Does a brief work-stress intervention prevent sick-leave during the following 24 months? A randomized controlled trial in Swedish primary care

Source avec lien : Work, 70(4). 10.3233/WOR-205029

L’objectif de cette étude était d’évaluer si une identification précoce systématique du stress au travail peut prévenir les congés de maladie plus de 24 mois après l’intervention.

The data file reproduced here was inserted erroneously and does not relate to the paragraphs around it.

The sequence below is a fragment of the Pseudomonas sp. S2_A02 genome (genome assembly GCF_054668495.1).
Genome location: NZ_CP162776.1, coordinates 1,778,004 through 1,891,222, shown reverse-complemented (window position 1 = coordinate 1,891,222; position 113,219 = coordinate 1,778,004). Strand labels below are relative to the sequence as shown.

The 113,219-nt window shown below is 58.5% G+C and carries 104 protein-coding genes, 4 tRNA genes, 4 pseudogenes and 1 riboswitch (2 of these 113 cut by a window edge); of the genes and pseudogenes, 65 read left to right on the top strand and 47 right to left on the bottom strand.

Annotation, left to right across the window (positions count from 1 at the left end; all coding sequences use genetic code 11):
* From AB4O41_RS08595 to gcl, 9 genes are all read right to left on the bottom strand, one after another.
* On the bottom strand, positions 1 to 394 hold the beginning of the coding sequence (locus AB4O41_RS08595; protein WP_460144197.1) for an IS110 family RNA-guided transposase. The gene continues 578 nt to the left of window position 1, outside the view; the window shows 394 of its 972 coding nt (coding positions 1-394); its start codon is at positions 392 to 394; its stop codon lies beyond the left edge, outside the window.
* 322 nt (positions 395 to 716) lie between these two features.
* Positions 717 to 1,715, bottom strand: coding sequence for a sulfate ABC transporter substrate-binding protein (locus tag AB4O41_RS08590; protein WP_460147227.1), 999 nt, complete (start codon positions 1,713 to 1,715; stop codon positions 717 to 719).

BACKGROUND: Work-related stress (WRS) presents a risk for sick leave. However, effective methods to identify people at risk for sick leave due to WRS at an early stage are lacking in primary health care. OBJECTIVE: To evaluate whether a systematic early identification of WRS can prevent sick leave over 24 months after the intervention. METHODS: Study participants (n = 132 intervention; n = 139 control) were employed, non-sick-listed persons seeking care at primary health care centres. The intervention included early identification of WRS by a validated instrument, general practitioner (GP) awareness supported by a brief training session, patients’ self-reflection by instrument completion, GP giving the patient feedback at consultation and GP identifying preventive measures. The control group received treatment as usual. Outcome data were retrieved from the Swedish Social Insurance Agency. RESULTS: The intervention group had less registered median sick leave days (n = 56) than the control group (n = 65) but the difference was not statistically significant. CONCLUSIONS: The brief intervention was not proven effective in preventing sick leave in the following 24 months compared to treatment as usual. Further research on how to identify, advice and treat those at high risk for sick leave in primary health care is needed.

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